Was its tone sweet? Meh. Heartwarming? Meh. A mirror to blended families just trying to get along? I sure hope not. Basically, it was family tropes with an odd amount of sexual overtones. J.T. getting hit on by Hawaiian women when he’s 13 is fine, but it just kept beating this horny horse for 7 damn seasons.

does history remember it

Has It Been Forgotten?

Yeah. Not nearly on par with its peers in terms of staying power. As in yes, it has been forgotten. No reboots to bring it back into consciousness. No characters that are widely recognized or referenced today. It is available on YouTube for $20 a season and streaming on ABC owned Hulu.

How Is It Remembered?

Ummm, it’s not? Maybe as a show that you watched to kill time. “Isn’t that the show with the guy who lived in a van?”

Place In Pop Culture?

Nope. Other than maybe Cody and as the landing spot for a mid-90s Suzanne Somers and Patrick Duffy, it just doesn’t have a significant place.

Reboots And Remakes?

Not really, although who knows with ABC these days. There have been a couple of spoof videos produced by cast members in the last couple of years prodding at the idea found here and here. Like other WarnerMedia owned properties, as of July 2019 there have been early exploratory talks about getting a reboot off the ground.

Would It Work Today?

I think so. But it would have to be more in the vein of a Modern Family  format. And damn son, lay off the creepy teen predator stuff.

my take

Personally I also found the little side plots of whatever Frank and Carol were up to to be much more entertaining than whatever the kids were doing. Often it was the same old routine between Dana and J.T. over and over. Repetition is never a problem for me, except if it is repetition of a faulty device.

For myself, humour in a sitcom has two forms, familiar and absurd. Familiar by way of the audience recognizing and sympathizing with the scenarios presented with them. Seinfeld and Modern Family being the kings of this form. Absurd being slapstick and farce where the situations are so over the top that we have to laugh because of how outlandish and insane they are. This is how shows like I Love Lucy and Frasier were successful.

I always found that Step By Step rode a strange middle ground where the characters seemed normal enough, but then you realize they are actually portrayals of what television writers think are real people. And they seem to get involved in things that only happen to television people, riding trope over trope into the ground each episode. Which is fine, but if you’re going to go normal with your characters, give me familiar and relatable. Step By Step doesn’t do this. Which again, is fine. In that case give me absurd. But Step By Step doesn’t do this either. Very rarely did the situations elevate themselves into the insane and instead just thudded into a groanable TV situation middle ground. Not very Ha Ha funny to me.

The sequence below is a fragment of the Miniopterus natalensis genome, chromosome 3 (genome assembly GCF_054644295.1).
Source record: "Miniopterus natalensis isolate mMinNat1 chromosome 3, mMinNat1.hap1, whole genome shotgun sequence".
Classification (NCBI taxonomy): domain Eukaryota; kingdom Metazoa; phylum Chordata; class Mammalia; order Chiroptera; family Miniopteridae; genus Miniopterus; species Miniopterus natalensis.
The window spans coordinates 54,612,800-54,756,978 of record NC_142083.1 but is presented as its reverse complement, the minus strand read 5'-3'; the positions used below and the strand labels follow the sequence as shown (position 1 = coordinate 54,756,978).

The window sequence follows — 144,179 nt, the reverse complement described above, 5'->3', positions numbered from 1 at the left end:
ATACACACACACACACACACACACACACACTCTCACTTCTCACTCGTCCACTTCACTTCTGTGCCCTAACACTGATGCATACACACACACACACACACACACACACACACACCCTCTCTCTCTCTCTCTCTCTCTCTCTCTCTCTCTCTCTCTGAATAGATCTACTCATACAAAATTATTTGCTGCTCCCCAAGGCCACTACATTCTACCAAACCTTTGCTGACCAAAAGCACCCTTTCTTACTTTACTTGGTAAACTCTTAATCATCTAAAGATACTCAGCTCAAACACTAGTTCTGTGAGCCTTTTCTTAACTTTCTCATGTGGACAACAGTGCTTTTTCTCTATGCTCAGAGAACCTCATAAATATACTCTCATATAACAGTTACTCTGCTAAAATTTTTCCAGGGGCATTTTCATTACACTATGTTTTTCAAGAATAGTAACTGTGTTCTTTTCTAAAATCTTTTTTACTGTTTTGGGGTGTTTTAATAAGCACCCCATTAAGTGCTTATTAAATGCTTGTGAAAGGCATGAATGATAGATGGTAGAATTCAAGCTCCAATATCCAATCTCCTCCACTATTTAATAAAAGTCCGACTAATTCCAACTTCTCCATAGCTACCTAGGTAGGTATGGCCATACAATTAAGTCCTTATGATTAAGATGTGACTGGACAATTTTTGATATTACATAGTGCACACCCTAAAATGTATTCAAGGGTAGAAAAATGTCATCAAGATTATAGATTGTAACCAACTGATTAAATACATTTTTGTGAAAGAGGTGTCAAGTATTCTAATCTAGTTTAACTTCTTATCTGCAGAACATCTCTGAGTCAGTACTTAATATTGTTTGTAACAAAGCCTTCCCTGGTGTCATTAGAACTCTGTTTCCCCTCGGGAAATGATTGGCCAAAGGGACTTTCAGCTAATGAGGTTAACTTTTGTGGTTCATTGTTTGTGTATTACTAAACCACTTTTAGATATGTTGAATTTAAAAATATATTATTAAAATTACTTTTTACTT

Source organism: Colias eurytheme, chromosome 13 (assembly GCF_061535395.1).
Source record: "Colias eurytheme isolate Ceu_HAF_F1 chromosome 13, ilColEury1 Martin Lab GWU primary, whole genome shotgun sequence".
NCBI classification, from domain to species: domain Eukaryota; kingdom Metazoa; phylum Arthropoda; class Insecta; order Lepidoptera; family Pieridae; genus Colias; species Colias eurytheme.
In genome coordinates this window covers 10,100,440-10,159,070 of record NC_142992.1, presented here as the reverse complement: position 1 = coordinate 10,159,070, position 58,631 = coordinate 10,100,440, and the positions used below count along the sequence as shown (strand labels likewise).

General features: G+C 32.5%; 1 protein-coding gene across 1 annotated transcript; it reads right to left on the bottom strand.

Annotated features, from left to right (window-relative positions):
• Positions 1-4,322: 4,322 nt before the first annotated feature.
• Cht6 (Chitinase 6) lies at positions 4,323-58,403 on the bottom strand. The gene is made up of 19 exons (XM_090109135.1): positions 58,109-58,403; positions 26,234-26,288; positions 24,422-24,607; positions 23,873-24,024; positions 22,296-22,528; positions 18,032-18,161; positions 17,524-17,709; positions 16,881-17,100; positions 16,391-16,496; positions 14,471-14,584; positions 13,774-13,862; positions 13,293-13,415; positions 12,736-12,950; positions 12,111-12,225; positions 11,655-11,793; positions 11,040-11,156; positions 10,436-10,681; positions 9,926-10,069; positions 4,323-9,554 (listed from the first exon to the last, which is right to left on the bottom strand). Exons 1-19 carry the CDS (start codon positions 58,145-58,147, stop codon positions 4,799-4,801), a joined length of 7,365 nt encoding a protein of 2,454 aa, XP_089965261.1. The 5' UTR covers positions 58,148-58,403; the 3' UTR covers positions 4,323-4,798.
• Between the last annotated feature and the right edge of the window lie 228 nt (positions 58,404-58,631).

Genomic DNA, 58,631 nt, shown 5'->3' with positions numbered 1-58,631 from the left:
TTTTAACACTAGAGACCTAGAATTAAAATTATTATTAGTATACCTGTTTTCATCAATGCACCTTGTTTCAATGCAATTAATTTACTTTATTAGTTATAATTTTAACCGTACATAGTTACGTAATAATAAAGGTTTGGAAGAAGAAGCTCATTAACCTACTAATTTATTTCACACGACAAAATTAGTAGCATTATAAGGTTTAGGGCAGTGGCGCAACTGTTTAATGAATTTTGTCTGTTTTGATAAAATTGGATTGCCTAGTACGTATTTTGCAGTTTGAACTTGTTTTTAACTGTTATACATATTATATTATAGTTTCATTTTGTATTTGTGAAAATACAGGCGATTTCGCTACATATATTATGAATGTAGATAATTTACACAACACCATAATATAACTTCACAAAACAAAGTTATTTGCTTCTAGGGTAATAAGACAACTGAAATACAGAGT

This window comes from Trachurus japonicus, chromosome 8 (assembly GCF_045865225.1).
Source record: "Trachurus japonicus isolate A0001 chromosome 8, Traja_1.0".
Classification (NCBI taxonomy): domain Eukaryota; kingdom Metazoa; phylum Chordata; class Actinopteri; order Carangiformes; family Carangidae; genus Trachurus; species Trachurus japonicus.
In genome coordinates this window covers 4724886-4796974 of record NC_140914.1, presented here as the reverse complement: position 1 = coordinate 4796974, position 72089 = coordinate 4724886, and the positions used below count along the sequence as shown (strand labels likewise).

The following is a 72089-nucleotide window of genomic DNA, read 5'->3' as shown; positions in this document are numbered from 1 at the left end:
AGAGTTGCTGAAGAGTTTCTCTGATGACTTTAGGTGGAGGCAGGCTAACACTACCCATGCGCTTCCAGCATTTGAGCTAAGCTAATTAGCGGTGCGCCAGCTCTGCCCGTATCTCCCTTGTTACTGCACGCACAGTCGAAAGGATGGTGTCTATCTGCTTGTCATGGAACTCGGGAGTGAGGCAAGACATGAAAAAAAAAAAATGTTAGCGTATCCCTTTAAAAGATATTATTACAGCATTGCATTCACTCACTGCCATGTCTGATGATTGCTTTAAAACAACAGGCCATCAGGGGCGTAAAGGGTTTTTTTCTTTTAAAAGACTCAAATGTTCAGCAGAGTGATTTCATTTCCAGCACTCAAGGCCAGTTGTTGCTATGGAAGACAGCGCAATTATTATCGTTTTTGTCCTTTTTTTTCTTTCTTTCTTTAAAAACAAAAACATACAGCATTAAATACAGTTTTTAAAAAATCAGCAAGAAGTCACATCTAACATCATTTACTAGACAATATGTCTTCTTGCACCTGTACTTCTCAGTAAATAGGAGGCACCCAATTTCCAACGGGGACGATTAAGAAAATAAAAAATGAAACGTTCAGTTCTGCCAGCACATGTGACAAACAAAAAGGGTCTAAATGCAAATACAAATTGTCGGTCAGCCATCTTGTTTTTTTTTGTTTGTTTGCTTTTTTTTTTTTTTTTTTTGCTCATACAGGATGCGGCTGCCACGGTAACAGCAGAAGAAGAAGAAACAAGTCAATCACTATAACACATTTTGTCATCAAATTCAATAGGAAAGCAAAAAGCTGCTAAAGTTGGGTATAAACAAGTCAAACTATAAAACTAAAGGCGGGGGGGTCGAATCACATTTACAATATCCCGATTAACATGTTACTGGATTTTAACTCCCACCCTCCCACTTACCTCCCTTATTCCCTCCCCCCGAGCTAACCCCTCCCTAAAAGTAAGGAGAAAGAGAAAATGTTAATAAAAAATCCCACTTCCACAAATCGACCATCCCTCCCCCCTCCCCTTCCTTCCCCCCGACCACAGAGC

3 for fun

Angela Watson, who portrayed Karen, founded Child Actors Supporting Themselves, a group that helps young actors with managing their finances and new-found riches. She did this because when she took time off from acting to pursue college, she found that her parents had wasted her earnings.

In season 6, Carol tells Bronson Pinchot’s character Jean-Luc that he looks like Barbara Eden from I Dream of Jeannie. Jean-Luc turns around and tells Carol that she looks like Chrissy from Three’s Company. While in the 90s crossovers between shows were common, self-referential dialogue was not.

Remember I said that this is the show of the mystery disappearances? Even for the letter “i”? In season 7, after six full seasons of having her title credit spelled as Staci Keanan, suddenly the credits displayed Stacy instead of Staci. Just like the vanishing characters and parking lots, without any explanation we have letters lost into the ether, never to be seen again.

who created it

why we love it

  • Because it’s easy to watch.
  • Because if The Brady Bunch wasn’t available or too outdated for you this was a reasonable facsimile.
  • Because every show is better when one of the characters lives in a van in the driveway.

why we hate it

  • Because it was the antogonistic version of The Brady Bunch – the step-siblings were just downright mean to each other.
  • Because it didn’t ever seem to have an original plot line to call it’s own.
  • Because the guys in it were creeeeeepy.

what it's best for

  • For when you don’t have the mental energy to navigate an original plot line.
  • For when you want to laugh, but not like, Ha-Ha laugh.
  • For when you need to see a guy living in a van in the driveway instead of down by the river.

who was in it

Patrick Duffy as Frank Lambert

  • Husband to Carol, runs his own contracting business, biological father of three of the six children, and later, father to Lily whom he had with Carol.
  • Sports fan and terrified of himself or his kids being emasculated in any way.
  • Trademark: Honestly – being the most generic TV dad in the history of TV dads. This man has no identity outside of the TV dad trope.

Suzanne Somers as Carol Foster

  • Wife to Frank, biological mother to three of the six children, and later, mother to Lily whom she had with Frank.
  • Beautician who runs her business out of their home, and later at a different location.